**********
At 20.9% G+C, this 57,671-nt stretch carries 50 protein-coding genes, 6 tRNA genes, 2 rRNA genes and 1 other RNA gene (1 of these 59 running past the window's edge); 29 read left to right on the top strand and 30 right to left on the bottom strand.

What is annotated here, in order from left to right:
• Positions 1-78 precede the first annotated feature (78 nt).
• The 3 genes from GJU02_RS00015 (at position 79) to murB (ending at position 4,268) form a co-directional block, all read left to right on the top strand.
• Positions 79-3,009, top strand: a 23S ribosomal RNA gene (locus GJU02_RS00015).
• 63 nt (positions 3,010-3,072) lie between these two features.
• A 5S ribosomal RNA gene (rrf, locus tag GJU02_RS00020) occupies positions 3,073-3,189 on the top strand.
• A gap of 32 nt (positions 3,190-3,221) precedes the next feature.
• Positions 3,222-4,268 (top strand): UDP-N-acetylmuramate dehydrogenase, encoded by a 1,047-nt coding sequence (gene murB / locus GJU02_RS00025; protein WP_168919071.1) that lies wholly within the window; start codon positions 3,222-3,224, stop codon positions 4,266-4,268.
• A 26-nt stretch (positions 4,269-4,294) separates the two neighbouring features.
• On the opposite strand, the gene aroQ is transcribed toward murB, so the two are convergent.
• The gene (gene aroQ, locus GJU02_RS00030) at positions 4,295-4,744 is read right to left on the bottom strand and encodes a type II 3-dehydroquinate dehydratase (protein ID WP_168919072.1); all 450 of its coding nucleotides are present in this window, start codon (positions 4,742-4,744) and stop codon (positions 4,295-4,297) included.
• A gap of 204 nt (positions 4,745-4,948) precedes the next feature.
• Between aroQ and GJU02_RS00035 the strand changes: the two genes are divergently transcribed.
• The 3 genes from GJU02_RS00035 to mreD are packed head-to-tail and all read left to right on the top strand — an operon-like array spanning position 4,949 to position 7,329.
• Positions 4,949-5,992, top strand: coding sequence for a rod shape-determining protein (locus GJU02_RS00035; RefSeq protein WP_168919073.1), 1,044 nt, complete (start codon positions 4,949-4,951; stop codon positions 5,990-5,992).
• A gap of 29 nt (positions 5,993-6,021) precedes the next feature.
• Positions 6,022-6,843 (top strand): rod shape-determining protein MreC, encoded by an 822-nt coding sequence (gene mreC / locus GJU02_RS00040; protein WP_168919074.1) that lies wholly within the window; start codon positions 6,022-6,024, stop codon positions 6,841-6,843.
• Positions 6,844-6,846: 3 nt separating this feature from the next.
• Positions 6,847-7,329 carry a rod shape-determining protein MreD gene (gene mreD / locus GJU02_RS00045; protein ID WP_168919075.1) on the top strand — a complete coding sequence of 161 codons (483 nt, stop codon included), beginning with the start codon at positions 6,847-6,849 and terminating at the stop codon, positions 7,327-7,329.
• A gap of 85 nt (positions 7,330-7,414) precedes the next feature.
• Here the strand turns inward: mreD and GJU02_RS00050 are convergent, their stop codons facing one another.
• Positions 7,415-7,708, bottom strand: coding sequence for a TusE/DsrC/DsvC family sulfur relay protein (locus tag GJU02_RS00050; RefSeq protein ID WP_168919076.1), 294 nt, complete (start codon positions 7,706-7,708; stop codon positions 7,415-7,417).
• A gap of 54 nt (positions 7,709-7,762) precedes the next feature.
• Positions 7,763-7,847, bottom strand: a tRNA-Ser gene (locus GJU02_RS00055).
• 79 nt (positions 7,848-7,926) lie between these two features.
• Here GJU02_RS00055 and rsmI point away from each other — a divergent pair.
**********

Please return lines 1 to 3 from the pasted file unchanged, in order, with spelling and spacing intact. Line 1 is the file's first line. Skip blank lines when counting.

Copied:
At 20.9% G+C, this 57,671-nt stretch carries 50 protein-coding genes, 6 tRNA genes, 2 rRNA genes and 1 other RNA gene (1 of these 59 running past the window's edge); 29 read left to right on the top strand and 30 right to left on the bottom strand.

What is annotated here, in order from left to right:
• Positions 1-78 precede the first annotated feature (78 nt).